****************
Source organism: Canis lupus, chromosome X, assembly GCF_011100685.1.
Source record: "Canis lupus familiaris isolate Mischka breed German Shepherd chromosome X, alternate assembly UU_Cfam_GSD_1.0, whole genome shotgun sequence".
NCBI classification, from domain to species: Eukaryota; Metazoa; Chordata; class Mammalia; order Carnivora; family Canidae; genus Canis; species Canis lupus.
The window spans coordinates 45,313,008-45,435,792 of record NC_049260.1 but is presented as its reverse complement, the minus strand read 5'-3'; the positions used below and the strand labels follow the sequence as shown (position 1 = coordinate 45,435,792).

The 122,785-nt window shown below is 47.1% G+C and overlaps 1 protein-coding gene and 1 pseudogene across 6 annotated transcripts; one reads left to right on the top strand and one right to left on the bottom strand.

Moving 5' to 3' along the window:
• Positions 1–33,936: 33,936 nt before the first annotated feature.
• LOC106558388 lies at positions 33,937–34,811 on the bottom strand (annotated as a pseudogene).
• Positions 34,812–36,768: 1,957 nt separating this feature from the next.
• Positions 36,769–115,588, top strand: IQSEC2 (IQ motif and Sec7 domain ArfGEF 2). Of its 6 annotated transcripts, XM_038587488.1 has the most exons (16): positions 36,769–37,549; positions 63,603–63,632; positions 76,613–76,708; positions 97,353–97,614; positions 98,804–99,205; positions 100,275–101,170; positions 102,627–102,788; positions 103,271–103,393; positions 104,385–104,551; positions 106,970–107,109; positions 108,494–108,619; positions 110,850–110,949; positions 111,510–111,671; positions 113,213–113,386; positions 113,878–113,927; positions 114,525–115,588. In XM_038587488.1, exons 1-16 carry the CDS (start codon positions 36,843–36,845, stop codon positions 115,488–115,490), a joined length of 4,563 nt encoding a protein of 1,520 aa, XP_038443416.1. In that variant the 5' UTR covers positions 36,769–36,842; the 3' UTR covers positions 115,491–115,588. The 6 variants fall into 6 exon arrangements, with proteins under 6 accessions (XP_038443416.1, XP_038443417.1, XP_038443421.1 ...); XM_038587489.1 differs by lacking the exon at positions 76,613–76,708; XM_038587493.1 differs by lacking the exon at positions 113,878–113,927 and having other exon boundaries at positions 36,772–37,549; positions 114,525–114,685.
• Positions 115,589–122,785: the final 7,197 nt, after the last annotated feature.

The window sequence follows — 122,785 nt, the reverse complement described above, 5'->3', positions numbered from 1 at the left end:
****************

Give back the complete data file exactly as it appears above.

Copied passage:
Source organism: Canis lupus, chromosome X, assembly GCF_011100685.1.
Source record: "Canis lupus familiaris isolate Mischka breed German Shepherd chromosome X, alternate assembly UU_Cfam_GSD_1.0, whole genome shotgun sequence".
NCBI classification, from domain to species: Eukaryota; Metazoa; Chordata; class Mammalia; order Carnivora; family Canidae; genus Canis; species Canis lupus.
The window spans coordinates 45,313,008-45,435,792 of record NC_049260.1 but is presented as its reverse complement, the minus strand read 5'-3'; the positions used below and the strand labels follow the sequence as shown (position 1 = coordinate 45,435,792).

The 122,785-nt window shown below is 47.1% G+C and overlaps 1 protein-coding gene and 1 pseudogene across 6 annotated transcripts; one reads left to right on the top strand and one right to left on the bottom strand.

Moving 5' to 3' along the window:
• Positions 1–33,936: 33,936 nt before the first annotated feature.
• LOC106558388 lies at positions 33,937–34,811 on the bottom strand (annotated as a pseudogene).
• Positions 34,812–36,768: 1,957 nt separating this feature from the next.
• Positions 36,769–115,588, top strand: IQSEC2 (IQ motif and Sec7 domain ArfGEF 2). Of its 6 annotated transcripts, XM_038587488.1 has the most exons (16): positions 36,769–37,549; positions 63,603–63,632; positions 76,613–76,708; positions 97,353–97,614; positions 98,804–99,205; positions 100,275–101,170; positions 102,627–102,788; positions 103,271–103,393; positions 104,385–104,551; positions 106,970–107,109; positions 108,494–108,619; positions 110,850–110,949; positions 111,510–111,671; positions 113,213–113,386; positions 113,878–113,927; positions 114,525–115,588. In XM_038587488.1, exons 1-16 carry the CDS (start codon positions 36,843–36,845, stop codon positions 115,488–115,490), a joined length of 4,563 nt encoding a protein of 1,520 aa, XP_038443416.1. In that variant the 5' UTR covers positions 36,769–36,842; the 3' UTR covers positions 115,491–115,588. The 6 variants fall into 6 exon arrangements, with proteins under 6 accessions (XP_038443416.1, XP_038443417.1, XP_038443421.1 ...); XM_038587489.1 differs by lacking the exon at positions 76,613–76,708; XM_038587493.1 differs by lacking the exon at positions 113,878–113,927 and having other exon boundaries at positions 36,772–37,549; positions 114,525–114,685.
• Positions 115,589–122,785: the final 7,197 nt, after the last annotated feature.

The window sequence follows — 122,785 nt, the reverse complement described above, 5'->3', positions numbered from 1 at the left end: